Israeli Firm Ready to Ship First Marijuana Harvest From Uganda

License Cannabis

While Uganda’s  National Drug Policy and Authority Act, 1993 provides that “No person shall, without the written consent of the Health Minister… cultivate any plant from, which a narcotic drug can be extracted,” an Israeli firm Together Pharma Limited turned the tables. It was licensed to cultivate Marijuana in the company of a local firm Industrial Hemp Uganda Limited, which is linked to an ex-member of parliament.

The firm has made public its first harvest, despite the government claiming that it did not license it. A statement indicates that the company completed the first harvesting of Cannabis inflorescences at its farm in Uganda on June 18, 2019, and sowed another 10 dunams on the company’s farm in Uganda on the same day according to Tel Aviv Stock Exchange Authority Ltd.

The statement further revealed the harvested produce will be marketed to one of the European countries. Together Pharma Limited produces and exports medical cannabis around the world. On its website, Industrial Hemp Uganda Limited shows that it is already growing medical cannabis in the country. “The Company is primarily engaged in the growing and development of medical cannabis (Medical Marijuana) and cannabis products for industrial purposes in Uganda,” it reads.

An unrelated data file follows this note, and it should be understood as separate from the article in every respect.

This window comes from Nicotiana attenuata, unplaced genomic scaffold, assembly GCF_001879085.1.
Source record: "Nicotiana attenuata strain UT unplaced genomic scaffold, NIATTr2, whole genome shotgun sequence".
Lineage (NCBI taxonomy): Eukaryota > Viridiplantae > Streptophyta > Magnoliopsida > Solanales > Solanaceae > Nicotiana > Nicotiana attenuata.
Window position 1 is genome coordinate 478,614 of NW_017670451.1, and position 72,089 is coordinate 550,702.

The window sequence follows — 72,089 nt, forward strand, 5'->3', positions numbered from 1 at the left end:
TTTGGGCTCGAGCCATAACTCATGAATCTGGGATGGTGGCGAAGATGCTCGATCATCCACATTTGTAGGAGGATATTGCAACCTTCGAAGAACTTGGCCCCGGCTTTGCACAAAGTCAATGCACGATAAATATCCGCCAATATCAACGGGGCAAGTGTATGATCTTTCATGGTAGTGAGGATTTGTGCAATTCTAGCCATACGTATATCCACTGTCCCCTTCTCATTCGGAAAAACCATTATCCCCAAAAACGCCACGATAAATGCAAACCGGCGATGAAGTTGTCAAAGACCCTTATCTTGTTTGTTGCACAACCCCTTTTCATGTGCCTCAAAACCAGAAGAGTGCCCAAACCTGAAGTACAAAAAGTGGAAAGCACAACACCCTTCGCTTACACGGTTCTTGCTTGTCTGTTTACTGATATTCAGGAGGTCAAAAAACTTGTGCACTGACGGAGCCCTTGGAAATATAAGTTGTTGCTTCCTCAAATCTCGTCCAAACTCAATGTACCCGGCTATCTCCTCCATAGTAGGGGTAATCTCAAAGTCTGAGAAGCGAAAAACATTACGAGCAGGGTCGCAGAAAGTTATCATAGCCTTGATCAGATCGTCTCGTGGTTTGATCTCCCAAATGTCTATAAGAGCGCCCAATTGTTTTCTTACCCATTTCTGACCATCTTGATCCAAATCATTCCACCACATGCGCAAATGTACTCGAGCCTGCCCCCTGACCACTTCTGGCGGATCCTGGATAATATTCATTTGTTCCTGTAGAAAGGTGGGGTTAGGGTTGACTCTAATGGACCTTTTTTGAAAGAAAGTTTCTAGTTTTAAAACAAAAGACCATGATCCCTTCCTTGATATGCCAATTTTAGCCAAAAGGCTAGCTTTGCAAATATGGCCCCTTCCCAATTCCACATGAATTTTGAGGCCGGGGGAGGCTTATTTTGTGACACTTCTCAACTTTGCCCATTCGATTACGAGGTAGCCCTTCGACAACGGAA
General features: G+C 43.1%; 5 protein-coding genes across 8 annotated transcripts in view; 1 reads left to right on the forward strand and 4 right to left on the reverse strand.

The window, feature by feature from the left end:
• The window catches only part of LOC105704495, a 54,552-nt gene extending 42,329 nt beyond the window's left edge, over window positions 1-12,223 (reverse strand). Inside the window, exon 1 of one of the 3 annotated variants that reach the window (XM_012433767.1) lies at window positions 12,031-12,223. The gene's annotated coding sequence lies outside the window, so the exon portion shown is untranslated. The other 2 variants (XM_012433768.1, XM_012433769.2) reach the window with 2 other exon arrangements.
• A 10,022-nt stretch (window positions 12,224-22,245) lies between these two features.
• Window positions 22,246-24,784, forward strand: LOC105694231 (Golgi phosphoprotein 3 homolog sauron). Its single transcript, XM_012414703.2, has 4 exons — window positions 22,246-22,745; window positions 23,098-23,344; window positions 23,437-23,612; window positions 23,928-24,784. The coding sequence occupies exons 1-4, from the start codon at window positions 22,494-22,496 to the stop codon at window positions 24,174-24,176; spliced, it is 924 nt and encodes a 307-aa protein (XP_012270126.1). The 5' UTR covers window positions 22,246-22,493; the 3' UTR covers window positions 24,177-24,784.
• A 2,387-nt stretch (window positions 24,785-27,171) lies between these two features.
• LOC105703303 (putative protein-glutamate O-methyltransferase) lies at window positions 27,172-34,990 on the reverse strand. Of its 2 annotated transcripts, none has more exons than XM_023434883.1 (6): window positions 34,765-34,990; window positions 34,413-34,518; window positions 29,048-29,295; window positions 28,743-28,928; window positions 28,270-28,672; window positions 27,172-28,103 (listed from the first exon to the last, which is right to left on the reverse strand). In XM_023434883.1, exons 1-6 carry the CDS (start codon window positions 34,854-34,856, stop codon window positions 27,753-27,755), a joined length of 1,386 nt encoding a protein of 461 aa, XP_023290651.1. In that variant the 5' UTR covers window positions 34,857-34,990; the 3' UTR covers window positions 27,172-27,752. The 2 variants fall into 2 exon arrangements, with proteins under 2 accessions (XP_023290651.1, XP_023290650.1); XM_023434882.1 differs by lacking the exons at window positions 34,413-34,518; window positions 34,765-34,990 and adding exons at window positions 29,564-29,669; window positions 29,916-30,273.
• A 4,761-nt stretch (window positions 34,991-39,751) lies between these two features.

Narcotic Drugs and Psychotropic Substances Act 2015, specifies that persons involved in the manufacture, production, sale, or distribution of narcotic drugs or psychotropic substances commit an offence and are liable, on conviction, to a fine or imprisonment of as much as five years or both. That the law prohibits the cultivation of any plant, including cannabis, from which narcotic drugs and psychotropic substances which may be extracted, without permission from the Health Minister.

Although there were suspicions about the legality of growing Marijuana,  Health Minister, Jane Aceng in  April confirmed that the cabinet had sought the assurances from the company that growing medical marijuana wouldn’t have a negative impact on the economy.

The government said it had put a committee to look into the issue and report part back to the cabinet. That they would base on that report on whether to award licenses or not, a statement that has not materialized.

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Inzillia is an avid reader and researcher on matters finance, business, government affairs, culture, and human interest stories. Poetry too. Email: